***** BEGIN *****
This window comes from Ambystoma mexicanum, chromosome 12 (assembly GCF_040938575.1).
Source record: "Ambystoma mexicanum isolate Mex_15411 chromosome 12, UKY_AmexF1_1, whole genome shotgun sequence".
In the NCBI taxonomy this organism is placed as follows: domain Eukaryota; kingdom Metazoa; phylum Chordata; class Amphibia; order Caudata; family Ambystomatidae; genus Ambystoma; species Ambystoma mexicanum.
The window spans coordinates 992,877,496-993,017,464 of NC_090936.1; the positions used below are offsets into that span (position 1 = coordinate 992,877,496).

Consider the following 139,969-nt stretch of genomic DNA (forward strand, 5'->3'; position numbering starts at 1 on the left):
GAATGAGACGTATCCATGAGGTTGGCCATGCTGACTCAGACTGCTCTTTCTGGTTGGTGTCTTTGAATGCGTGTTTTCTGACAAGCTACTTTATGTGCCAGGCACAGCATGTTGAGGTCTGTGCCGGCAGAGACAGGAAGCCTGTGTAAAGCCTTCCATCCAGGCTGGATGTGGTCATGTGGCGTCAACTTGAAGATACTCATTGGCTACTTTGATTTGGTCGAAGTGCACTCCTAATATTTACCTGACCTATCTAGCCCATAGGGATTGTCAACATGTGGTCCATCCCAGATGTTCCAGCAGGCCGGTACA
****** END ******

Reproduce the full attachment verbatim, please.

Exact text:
This window comes from Ambystoma mexicanum, chromosome 12 (assembly GCF_040938575.1).
Source record: "Ambystoma mexicanum isolate Mex_15411 chromosome 12, UKY_AmexF1_1, whole genome shotgun sequence".
In the NCBI taxonomy this organism is placed as follows: domain Eukaryota; kingdom Metazoa; phylum Chordata; class Amphibia; order Caudata; family Ambystomatidae; genus Ambystoma; species Ambystoma mexicanum.
The window spans coordinates 992,877,496-993,017,464 of NC_090936.1; the positions used below are offsets into that span (position 1 = coordinate 992,877,496).

Consider the following 139,969-nt stretch of genomic DNA (forward strand, 5'->3'; position numbering starts at 1 on the left):
GAATGAGACGTATCCATGAGGTTGGCCATGCTGACTCAGACTGCTCTTTCTGGTTGGTGTCTTTGAATGCGTGTTTTCTGACAAGCTACTTTATGTGCCAGGCACAGCATGTTGAGGTCTGTGCCGGCAGAGACAGGAAGCCTGTGTAAAGCCTTCCATCCAGGCTGGATGTGGTCATGTGGCGTCAACTTGAAGATACTCATTGGCTACTTTGATTTGGTCGAAGTGCACTCCTAATATTTACCTGACCTATCTAGCCCATAGGGATTGTCAACATGTGGTCCATCCCAGATGTTCCAGCAGGCCGGTACA